The Collegian
Monday, April 15, 2024

Ngoma African Dance Company celebrates life of Christopher Elvin

<p>The Ngoma African Dance Company dedicated its March 23 concert "All Roads Lead to Africa" to celebrating the life of Christopher Elvin.</p>

The Ngoma African Dance Company dedicated its March 23 concert "All Roads Lead to Africa" to celebrating the life of Christopher Elvin.

As the lights dimmed to a mellow orange, the Ngoma African Dance Company took the stage for their spring showcase. The University of Richmond’s Camp Concert Hall was packed Saturday night for “All Roads Lead to Africa,” which commemorated the life of late sophomore Christopher Elvin, Jr. 

The show, which marked Ngoma’s 29th year on campus, featured a variety of dances spanning the African diaspora. The lively “Horn of Africa” performance gave the audience a glimpse into East African culture, and the dance "Dundungba" recalled traditions originating in Burkina Faso and Guinea. Sophomore Anaiya Forte and senior Katiana Isaac also performed solos. Members of Ngoma delivered remarks before the performance began, and Elvin’s friends and family were given the opportunity to speak about him during the ceremony at the beginning of the show. 

“I have so many fond memories with this beautiful angel that I will continue to cherish, and can only wish I had spent five more minutes with him,” said sophomore Nancy Barraza during her speech.

Elvin, known as “Chris” to his friends and family, was a sophomore from Newark, New Jersey. He had recently declared a major in business administration and a minor in Chinese studies. In addition to his academics, Elvin was a member of the Richmond Spidermonkeys, UR's men's club ultimate frisbee team, and served as president of West Indian Lynk, an organization connecting students of Caribbean descent. Elvin was seen as a beacon of the campus community who could befriend anyone–a sentiment echoed by many throughout the evening. 

“See the sunshine and remember him for the light that he is,” Barraza said.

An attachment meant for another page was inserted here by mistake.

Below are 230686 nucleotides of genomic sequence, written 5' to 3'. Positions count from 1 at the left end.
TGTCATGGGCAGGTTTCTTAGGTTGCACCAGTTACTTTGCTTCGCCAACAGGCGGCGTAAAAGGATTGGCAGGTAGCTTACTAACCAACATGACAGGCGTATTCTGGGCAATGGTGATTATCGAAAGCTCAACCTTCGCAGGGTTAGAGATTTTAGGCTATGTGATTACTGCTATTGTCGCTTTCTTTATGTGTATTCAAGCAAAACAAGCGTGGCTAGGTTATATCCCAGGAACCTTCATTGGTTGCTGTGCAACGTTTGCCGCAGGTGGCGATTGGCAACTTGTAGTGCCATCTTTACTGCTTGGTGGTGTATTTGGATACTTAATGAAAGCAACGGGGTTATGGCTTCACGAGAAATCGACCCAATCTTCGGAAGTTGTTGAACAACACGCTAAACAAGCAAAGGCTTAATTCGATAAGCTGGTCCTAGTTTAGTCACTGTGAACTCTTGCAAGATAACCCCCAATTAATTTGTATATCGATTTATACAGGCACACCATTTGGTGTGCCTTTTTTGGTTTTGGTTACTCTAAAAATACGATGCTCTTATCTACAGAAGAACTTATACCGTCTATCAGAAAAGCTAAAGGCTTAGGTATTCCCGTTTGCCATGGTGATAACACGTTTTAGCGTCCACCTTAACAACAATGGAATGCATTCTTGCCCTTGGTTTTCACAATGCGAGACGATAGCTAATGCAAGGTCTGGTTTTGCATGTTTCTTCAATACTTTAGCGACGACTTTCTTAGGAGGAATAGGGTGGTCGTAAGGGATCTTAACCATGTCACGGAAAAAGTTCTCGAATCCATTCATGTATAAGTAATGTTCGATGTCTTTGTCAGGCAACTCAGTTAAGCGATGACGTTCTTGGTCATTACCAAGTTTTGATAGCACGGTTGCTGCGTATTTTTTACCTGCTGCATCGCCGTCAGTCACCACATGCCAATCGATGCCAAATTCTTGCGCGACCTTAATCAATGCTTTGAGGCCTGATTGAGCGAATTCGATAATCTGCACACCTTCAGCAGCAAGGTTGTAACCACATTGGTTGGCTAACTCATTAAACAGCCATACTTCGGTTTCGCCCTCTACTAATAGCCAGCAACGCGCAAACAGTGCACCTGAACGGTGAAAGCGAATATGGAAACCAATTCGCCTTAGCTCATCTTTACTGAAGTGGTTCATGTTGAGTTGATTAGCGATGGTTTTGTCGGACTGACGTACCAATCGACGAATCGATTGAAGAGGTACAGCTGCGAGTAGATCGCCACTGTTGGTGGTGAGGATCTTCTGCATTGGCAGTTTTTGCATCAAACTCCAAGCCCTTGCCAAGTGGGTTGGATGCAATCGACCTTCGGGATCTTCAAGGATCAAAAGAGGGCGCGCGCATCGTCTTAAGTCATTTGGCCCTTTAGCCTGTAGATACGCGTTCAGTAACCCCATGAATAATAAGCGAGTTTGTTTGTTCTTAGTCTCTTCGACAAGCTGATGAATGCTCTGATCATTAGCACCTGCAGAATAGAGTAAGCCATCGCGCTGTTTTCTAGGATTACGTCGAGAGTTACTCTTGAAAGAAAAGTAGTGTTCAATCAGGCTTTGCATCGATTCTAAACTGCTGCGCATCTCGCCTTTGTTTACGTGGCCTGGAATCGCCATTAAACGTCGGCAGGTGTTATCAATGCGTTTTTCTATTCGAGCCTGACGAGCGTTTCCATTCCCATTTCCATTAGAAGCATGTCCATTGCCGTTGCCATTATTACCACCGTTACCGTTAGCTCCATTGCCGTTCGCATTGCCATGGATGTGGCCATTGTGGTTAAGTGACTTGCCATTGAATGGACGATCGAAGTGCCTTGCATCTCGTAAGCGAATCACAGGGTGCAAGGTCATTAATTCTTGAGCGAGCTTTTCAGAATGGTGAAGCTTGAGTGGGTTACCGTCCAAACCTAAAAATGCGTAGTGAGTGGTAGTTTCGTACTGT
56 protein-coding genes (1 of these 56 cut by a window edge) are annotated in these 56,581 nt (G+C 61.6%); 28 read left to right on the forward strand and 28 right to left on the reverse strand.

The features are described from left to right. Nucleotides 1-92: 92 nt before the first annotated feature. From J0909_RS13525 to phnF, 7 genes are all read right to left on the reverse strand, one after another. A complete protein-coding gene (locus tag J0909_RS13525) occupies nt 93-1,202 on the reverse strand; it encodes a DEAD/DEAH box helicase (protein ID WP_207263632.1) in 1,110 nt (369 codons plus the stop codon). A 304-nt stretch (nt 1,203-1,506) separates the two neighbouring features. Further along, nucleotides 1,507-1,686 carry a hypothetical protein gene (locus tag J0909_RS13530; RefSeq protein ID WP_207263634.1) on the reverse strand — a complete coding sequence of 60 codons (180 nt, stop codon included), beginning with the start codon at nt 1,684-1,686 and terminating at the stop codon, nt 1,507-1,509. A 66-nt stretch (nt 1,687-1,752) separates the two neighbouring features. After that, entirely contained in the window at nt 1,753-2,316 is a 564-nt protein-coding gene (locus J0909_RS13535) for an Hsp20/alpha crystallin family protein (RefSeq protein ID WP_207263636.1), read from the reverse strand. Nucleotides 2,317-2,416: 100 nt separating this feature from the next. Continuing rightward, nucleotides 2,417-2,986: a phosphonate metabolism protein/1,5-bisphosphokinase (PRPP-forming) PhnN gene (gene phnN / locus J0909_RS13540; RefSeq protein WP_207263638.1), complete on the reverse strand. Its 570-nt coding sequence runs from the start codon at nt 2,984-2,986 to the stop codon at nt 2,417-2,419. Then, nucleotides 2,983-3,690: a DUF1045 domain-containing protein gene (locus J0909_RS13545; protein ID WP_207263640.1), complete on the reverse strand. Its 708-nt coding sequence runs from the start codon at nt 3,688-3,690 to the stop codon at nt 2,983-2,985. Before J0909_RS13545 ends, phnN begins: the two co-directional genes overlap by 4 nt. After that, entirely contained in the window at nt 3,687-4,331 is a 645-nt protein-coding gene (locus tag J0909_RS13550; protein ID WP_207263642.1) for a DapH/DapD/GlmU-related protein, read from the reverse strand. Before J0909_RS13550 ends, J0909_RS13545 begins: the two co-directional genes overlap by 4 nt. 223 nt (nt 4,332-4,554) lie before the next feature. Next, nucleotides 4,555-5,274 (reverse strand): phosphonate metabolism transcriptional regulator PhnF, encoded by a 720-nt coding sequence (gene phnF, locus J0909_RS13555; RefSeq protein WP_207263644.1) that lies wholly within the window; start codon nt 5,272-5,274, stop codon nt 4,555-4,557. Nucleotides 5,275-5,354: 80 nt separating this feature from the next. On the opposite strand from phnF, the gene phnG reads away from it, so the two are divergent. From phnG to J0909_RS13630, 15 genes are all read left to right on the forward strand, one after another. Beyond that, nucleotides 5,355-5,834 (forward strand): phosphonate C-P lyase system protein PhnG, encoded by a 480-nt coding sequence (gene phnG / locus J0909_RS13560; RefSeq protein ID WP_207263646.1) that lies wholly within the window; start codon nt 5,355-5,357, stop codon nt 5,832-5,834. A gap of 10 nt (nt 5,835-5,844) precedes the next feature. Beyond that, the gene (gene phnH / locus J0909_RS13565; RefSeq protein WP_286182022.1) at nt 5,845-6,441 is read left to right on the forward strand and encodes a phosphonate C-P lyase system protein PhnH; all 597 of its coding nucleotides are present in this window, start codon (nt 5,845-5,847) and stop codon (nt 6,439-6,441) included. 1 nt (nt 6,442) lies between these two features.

Elvin’s aunt Christel delivered a brief biography, during which she said of him that “despite being born in the States, he was filled with Jamaican pride.” Elvin, who attended high school at St. George’s School in Middletown, Rhode Island, was fluent in Mandarin and had recently studied abroad in Taiwan. Those close to him remember Elvin as a caring friend who was always blasting songs through his headphones. As a child, however, he was slightly introverted. 

“He was shy but precocious, and one thing was clear. He was brilliant,” his aunt recalled.

Sophomore Shelby Richards, president of the Black Student Alliance, spoke next on behalf of the organization. 

“Chris was an active member of our campus and constantly worked on creating new events that would bring us closer,” said Richards. 

Richards also spoke on her personal relationship with Elvin, with whom she bonded over their shared love of music. 

“The world needs more Chris’s in it,” said Richards. “People who are unapologetically themselves and people who are kind.”

Senior Matt Fliegel spoke on behalf of the Spidermonkeys, of which Elvin had been a member since his first year. Fliegel and Elvin had bonded through the team and their shared love for the gym. Fliegel said his favorite memory of Elvin was when he deadlifted 405 pounds twice in his Halloween costume. 

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“I really do believe that the school and even the world itself would be a much better place if everyone was a little bit more like Chris,” Fliegel said.

To close out the ceremony, senior Jillian Yates, Elvin’s girlfriend, and sophomores Tara Knighton, Marian Ali and Nancy Barraza spoke on their personal relationships with Elvin. In her speech, Knighton highlighted how Elvin accepted everyone. 

“I never felt like I had to be someone for him to like me,” she said. “He liked me for me and it was honestly refreshing.” 

Ali also characterized Elvin as someone who knew how to make his friends feel seen. 

“Every time you walked into a room, you lit it up with your smile and contagious laughter,” she said. “Calling you my friend was a privilege that I feel I did not deserve because you always knew how to make me laugh, feel easy or give me the best hugs.”

Yates remembered Elvin as a considerate boyfriend who loved his friends. 

“Chris was someone who was so easy to love, and I was just lucky to see more of that,” Yates said. 

It would sometimes take the two of them twice as long to cross campus because Elvin would take the time to greet everyone he knew, Yates said.

“I hope we can meet each other in another life, but until then I’ll be thinking of him in every moment,”
she said. 

Contact Notes from the Margins editor Jasmine Wilson at jasmine.wilson@richmond.edu.

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